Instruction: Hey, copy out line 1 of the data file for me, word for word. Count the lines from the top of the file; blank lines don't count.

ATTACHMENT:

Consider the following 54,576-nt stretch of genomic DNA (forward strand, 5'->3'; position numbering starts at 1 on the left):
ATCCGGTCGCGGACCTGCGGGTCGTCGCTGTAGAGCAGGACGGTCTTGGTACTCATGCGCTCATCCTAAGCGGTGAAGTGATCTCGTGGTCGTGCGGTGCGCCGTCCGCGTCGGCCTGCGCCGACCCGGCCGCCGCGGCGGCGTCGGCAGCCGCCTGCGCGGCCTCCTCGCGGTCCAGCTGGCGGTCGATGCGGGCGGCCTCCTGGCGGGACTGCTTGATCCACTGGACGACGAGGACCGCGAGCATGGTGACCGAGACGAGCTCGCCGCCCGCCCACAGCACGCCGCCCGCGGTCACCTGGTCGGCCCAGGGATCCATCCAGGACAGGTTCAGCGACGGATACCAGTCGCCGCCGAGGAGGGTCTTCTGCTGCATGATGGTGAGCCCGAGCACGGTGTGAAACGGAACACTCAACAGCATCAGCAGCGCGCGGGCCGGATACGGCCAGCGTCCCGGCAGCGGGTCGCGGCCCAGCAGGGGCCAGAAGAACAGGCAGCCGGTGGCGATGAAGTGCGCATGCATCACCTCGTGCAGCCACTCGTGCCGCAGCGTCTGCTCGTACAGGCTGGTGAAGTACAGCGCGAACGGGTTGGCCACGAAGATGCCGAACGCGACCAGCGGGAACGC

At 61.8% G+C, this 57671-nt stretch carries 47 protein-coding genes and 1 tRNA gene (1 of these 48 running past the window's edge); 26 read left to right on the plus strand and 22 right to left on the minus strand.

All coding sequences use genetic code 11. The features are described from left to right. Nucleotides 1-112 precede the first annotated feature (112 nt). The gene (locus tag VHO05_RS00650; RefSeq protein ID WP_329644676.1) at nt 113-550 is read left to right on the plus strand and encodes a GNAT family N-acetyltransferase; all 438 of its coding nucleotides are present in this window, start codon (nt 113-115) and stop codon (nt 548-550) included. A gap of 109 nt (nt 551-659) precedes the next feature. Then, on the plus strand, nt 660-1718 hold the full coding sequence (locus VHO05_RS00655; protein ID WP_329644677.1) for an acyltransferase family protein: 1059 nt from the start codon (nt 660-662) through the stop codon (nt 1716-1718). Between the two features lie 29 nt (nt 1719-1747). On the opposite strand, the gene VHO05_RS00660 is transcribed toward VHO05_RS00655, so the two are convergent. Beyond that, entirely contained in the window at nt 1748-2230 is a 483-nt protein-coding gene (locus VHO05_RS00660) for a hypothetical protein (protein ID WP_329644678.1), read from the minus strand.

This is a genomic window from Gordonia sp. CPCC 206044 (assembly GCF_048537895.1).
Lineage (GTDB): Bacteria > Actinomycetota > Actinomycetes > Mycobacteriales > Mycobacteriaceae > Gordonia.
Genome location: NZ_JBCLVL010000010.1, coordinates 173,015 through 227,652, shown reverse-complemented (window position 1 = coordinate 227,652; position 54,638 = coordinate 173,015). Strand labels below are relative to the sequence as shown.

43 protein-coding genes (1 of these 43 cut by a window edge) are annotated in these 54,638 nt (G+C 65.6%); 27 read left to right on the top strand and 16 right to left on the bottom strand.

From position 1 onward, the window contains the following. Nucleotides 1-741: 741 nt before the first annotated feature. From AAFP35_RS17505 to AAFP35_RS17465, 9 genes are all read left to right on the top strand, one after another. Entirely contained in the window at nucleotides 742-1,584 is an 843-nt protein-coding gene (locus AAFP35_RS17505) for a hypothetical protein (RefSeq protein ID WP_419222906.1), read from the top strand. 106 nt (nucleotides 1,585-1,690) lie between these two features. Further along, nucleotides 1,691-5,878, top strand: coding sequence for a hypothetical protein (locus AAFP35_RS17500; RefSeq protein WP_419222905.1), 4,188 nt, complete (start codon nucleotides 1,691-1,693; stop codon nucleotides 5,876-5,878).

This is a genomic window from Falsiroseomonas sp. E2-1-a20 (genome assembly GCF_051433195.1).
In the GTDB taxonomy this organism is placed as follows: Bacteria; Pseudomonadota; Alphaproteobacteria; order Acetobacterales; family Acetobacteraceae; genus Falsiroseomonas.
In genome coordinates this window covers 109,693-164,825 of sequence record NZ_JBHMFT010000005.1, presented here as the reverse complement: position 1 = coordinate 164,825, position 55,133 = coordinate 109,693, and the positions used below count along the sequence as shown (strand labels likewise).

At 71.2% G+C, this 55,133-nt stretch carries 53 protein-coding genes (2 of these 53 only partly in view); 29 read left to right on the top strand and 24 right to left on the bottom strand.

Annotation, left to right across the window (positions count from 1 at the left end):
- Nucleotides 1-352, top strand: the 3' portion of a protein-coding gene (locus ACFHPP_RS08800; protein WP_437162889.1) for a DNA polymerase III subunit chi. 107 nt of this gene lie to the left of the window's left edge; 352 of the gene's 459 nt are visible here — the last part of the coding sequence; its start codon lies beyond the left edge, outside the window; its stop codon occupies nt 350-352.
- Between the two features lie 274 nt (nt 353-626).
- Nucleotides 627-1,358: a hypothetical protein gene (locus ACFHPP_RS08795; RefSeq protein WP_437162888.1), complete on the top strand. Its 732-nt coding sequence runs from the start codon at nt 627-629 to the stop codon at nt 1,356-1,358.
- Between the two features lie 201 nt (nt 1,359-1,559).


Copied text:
Consider the following 54,576-nt stretch of genomic DNA (forward strand, 5'->3'; position numbering starts at 1 on the left):